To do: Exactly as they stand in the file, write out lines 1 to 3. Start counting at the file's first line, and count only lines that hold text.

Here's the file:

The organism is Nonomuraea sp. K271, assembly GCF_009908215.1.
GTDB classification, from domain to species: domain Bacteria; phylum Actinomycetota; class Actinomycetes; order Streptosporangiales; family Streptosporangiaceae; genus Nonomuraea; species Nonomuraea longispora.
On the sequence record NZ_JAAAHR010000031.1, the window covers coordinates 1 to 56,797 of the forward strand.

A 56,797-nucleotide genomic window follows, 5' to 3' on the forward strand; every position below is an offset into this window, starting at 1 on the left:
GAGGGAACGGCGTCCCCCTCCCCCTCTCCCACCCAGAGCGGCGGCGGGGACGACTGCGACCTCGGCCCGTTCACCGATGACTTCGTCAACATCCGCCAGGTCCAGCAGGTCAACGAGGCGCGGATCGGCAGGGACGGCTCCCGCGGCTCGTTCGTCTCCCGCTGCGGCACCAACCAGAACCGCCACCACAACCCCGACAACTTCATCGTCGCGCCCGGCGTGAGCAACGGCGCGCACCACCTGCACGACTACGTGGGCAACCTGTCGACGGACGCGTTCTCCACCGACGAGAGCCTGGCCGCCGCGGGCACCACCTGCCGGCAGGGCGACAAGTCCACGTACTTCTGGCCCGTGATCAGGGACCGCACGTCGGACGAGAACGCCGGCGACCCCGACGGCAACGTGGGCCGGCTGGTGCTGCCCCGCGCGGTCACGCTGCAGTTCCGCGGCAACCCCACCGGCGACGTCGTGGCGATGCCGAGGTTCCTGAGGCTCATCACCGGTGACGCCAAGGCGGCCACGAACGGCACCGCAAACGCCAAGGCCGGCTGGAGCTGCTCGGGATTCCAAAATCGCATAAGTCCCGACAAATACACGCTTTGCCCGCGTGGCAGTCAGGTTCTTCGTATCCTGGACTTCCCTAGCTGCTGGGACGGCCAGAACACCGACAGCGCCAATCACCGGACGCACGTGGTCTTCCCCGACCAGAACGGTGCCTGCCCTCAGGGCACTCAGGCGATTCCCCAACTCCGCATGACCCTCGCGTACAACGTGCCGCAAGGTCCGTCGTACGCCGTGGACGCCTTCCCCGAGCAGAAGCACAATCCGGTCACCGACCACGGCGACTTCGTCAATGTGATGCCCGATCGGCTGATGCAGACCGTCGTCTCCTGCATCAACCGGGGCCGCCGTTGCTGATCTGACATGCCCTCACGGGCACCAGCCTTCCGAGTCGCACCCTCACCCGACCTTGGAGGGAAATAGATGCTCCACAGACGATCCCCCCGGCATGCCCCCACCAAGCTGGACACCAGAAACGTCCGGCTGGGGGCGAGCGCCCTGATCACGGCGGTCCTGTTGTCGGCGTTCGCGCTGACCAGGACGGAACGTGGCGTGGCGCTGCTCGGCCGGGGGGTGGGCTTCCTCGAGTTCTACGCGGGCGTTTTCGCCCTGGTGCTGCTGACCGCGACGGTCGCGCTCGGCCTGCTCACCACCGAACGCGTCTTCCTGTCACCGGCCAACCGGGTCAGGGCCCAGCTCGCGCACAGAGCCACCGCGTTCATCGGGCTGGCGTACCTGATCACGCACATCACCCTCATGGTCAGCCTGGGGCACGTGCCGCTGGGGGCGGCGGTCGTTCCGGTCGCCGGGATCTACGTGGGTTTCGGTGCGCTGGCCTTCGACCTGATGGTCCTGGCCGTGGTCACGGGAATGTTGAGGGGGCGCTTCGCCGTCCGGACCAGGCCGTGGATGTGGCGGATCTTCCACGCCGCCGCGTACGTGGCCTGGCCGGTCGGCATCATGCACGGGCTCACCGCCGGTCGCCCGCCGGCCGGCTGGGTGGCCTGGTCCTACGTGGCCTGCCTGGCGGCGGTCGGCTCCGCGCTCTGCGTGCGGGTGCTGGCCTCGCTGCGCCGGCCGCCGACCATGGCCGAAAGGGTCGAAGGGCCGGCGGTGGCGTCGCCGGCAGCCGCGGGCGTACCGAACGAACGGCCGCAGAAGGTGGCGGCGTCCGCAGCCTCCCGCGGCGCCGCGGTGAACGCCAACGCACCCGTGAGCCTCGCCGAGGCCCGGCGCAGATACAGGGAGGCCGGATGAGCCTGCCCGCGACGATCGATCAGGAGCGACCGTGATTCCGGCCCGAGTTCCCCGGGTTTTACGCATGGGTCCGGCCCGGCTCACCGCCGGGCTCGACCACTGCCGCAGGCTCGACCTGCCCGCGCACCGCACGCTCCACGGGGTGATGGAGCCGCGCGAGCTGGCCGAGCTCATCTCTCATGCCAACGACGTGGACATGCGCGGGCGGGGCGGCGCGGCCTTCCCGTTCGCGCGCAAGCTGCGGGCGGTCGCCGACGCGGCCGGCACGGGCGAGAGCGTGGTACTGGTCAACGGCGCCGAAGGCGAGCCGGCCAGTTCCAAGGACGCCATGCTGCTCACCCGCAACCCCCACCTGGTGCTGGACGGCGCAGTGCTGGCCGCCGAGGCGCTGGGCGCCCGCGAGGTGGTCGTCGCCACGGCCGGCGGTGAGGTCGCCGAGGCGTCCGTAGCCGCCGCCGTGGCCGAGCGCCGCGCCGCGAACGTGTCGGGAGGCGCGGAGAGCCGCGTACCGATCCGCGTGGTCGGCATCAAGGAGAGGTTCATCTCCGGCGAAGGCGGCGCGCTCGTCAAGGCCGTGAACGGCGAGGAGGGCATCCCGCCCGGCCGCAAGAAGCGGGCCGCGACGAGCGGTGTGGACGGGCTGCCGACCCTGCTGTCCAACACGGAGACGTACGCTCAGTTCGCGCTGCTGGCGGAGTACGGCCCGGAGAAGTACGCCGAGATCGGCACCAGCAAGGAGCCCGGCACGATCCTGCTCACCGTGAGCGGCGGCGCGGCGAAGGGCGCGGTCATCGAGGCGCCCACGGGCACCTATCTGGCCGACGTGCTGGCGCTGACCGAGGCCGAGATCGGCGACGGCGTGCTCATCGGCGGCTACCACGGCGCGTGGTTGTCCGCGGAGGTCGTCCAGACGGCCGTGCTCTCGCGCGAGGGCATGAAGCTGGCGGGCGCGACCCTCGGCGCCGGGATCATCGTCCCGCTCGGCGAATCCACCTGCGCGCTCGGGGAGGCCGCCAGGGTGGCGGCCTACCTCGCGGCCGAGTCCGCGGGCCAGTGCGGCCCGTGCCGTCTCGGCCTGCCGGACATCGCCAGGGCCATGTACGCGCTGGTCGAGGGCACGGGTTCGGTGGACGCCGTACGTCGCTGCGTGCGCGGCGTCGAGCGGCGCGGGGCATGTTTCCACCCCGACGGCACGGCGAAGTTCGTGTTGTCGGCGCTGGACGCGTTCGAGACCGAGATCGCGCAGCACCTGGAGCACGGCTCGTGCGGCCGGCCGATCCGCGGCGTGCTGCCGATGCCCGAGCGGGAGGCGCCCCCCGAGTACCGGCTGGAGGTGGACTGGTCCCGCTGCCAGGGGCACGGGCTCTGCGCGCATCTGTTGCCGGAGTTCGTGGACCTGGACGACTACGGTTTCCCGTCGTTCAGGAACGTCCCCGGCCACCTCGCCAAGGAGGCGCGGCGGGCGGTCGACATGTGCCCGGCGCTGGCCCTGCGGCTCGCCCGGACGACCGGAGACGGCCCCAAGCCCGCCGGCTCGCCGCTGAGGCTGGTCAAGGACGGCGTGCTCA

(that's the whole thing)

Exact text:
The organism is Nonomuraea sp. K271, assembly GCF_009908215.1.
GTDB classification, from domain to species: domain Bacteria; phylum Actinomycetota; class Actinomycetes; order Streptosporangiales; family Streptosporangiaceae; genus Nonomuraea; species Nonomuraea longispora.
On the sequence record NZ_JAAAHR010000031.1, the window covers coordinates 1 to 56,797 of the forward strand.